Written by Jeff Mackey
I'm sure you won't be surprised to learn that PETA opposes hunting. After all, it's a no-brainer: Chasing and shooting animals (with a gun or a bow
and arrow) causes terror. Mates grieve, young animals can starve when their
mothers are killed, and hunting leaves wounded
but unrecovered animals to die slowly and wretchedly from blood loss,
infection, or predation.
PETA works to end efforts
to get ever-younger kids to take up this cruel blood sport because hunting teaches
them to see other individuals as objects to exploit and "things" to kill—a
very dangerous lesson. Every school shooter has been found to have hunted, and although not every kid who hunts will go on to
gun down human beings, people who fire weapons at other living beings destroy a
piece of their own heart.
In his article for Psychology Today titled "Do
Some People Simply Like to Kill Other Animals?" Dr. Marc Bekoff offers
some thought-provoking perspectives on the mind-set of hunters as well as on their
self-deceit. Here is an excerpt:
I see no reason to kill other animals
for a meal that isn't needed. Every time I read an essay about 'ethical hunting'
it makes me reflect on a number of different and challenging issues. One that
comes up time and time again is that maybe some people simply like to kill
other animals and then offer a wide variety of excuses about their lust for
blood (consider also the unrelenting war on wildlife including the wanton killing
of wolves, the man who used a trapped wolf for target practice, and the
egregious abuse of laboratory animals including chimpanzees). I can easily
understand why some hunters offer that 'getting out in nature' or 'getting in
touch with nature' or 'having quality family time' are important to them and
that's why they hunt. But one can get closer to nature without a gun so there's
more to it at least for some people, or so it seems.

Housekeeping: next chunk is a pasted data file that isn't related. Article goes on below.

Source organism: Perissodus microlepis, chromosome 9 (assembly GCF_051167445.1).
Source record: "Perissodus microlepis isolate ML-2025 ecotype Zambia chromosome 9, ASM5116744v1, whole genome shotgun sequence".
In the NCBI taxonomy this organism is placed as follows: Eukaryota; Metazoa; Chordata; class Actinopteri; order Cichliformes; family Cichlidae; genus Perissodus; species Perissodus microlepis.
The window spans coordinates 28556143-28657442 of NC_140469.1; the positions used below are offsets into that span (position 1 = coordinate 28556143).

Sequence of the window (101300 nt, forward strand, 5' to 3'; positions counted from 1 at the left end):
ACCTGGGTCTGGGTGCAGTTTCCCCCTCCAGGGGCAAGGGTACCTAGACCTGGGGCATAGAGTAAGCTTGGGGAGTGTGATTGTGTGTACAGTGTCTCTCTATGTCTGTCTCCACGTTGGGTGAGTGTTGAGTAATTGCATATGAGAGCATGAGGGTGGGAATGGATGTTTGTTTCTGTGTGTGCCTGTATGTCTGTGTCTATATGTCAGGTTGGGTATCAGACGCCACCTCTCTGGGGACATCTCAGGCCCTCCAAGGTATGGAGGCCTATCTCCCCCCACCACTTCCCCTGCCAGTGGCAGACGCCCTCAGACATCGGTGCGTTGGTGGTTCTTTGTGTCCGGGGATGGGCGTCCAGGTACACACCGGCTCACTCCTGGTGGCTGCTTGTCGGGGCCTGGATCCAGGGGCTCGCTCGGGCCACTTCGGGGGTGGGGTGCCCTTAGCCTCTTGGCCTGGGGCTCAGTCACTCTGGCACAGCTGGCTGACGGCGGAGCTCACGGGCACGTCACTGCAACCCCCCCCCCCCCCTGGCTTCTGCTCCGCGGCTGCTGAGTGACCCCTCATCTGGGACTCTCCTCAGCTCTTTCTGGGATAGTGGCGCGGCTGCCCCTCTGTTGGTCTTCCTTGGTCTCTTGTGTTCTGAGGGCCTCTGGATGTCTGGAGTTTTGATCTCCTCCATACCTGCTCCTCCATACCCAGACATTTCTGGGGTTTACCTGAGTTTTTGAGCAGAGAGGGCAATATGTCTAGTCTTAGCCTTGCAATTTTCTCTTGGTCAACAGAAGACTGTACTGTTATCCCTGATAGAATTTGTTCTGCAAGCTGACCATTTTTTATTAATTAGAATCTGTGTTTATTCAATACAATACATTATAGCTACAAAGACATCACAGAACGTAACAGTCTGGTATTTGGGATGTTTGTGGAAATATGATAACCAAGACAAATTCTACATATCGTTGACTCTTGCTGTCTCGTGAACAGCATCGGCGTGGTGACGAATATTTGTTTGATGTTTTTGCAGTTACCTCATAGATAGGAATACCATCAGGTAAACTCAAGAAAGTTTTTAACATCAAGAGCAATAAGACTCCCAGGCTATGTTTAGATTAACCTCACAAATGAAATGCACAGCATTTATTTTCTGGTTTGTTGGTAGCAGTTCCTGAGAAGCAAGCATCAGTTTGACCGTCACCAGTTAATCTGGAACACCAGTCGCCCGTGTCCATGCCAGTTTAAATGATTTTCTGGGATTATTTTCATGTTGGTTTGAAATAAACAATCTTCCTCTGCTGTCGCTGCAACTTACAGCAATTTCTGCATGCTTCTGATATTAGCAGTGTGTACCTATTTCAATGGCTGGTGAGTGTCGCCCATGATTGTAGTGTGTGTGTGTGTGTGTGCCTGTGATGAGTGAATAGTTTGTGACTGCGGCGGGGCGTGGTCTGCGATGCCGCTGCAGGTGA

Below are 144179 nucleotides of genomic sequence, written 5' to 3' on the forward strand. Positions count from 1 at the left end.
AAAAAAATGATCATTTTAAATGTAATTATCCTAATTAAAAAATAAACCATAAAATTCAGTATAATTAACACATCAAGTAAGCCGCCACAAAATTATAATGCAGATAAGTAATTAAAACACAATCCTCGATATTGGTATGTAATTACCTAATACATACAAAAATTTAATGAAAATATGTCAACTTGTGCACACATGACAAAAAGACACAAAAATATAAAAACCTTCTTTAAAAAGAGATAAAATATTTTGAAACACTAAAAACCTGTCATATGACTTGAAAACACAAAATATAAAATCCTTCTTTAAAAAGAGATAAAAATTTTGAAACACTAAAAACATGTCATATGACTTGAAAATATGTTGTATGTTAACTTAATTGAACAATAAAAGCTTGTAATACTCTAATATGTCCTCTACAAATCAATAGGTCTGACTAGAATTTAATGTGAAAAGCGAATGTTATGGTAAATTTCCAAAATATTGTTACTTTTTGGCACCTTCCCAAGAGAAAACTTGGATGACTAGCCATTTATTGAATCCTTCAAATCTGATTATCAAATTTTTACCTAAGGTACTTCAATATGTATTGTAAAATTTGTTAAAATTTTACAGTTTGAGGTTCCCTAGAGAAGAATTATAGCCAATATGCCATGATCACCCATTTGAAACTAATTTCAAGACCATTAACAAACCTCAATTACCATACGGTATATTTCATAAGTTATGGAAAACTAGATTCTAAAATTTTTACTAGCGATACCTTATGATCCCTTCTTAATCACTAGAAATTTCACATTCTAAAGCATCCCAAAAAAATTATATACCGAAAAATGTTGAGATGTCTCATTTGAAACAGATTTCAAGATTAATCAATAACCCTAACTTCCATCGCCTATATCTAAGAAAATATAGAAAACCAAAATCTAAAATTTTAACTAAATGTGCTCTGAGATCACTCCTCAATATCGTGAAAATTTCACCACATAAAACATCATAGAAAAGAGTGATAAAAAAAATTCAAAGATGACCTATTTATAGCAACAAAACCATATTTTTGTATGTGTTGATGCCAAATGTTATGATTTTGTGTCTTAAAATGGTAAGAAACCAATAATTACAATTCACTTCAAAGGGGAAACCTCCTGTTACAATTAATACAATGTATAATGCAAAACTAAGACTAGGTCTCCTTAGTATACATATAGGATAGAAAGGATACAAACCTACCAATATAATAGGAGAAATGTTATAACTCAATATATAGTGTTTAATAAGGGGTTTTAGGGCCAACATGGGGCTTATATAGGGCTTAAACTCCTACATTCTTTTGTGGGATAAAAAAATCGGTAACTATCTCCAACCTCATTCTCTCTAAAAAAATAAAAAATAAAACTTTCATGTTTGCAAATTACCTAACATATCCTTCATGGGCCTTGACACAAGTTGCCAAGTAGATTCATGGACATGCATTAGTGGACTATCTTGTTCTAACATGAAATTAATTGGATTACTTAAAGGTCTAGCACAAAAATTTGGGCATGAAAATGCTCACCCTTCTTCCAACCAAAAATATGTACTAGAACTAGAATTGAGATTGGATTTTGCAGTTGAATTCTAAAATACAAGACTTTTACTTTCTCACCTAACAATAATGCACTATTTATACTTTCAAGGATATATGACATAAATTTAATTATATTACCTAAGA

I also don't understand how some people
can deny the suffering and death(s) for which they're directly responsible. I
find that when some people say something like 'Oh, I know they suffer, but I
love my steak' it nauseates me. And when they say they love other animals and
then kill them I like to say I'm glad they don't love me.
Many people want to rewild their hearts
- reconnect with other nature - and it's incredibly easy to do without causing
any harm. So, when will the unnecessary killing stop? I hope sooner than later
because it's just not necessary to cause harm and to kill to have a healthy
meal plan. So, do some people simply enjoy killing other animals? It seems they
do or else they wouldn't do it.
Help counter the cruelty of hunting in your area: Post "No
Hunting" signs on your land and that of sympathetic neighbors and friends,
join or form a local anti-hunting group, protest organized hunts, and spread deer repellent or human hair (from barber shops)
near hunting areas. Also, before supporting any wildlife or conservation group,
make sure that it opposes hunting.
Written by PETA
When Michael McLeod pleaded guilty to shooting and killing his Norfolk, Virginia, neighbor's dog, Rex, because he was annoyed at the dog's barking, he may not have thought he'd get a long prison sentence for cruelty to animals. But he was facing Circuit Court Judge Karen J. Burrell, a self-described "judge who has compassion for animals." She handed down the maximum sentence: 11 years for felony cruelty to animals, discharging a firearm in a public place, and failing to appear in court (McLeod dodged his original sentencing hearing in 2003 and was on the lam for seven years). McLeod will serve five years behind bars, with six years suspended. If he violates the terms of his probation after being released, he could serve that extra time too.
"When judges hand down sentences like this, they deter people from being cruel to animals," PETA Vice President Daphna Nachminovitch told a reporter. They also deter people from being cruel to people, as there is a known link between cruelty to animals and violent crimes against humans.
If you know any people who leave their dogs or cats outside unattended, please share Rex's story with them. It only takes a few minutes for animals to become victims of people with short fuses and long rifle barrels.
Written by Alisa Mullins
you have a general question for PETA and would like a response, please e-mail Info@peta.org. If you need to report cruelty to
an animal, please click
here. If you are reporting an animal in imminent danger and know where to find the
animal and if the abuse is taking place right now, please call your local
police department. If the police are unresponsive, please call PETA
immediately at 757-622-7382 and press 2.
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Almost all of us grew up eating meat, wearing leather, and going to circuses and zoos. We never considered the impact of these actions on the animals involved. For whatever reason, you are now asking the question: Why should animals have rights? Read more.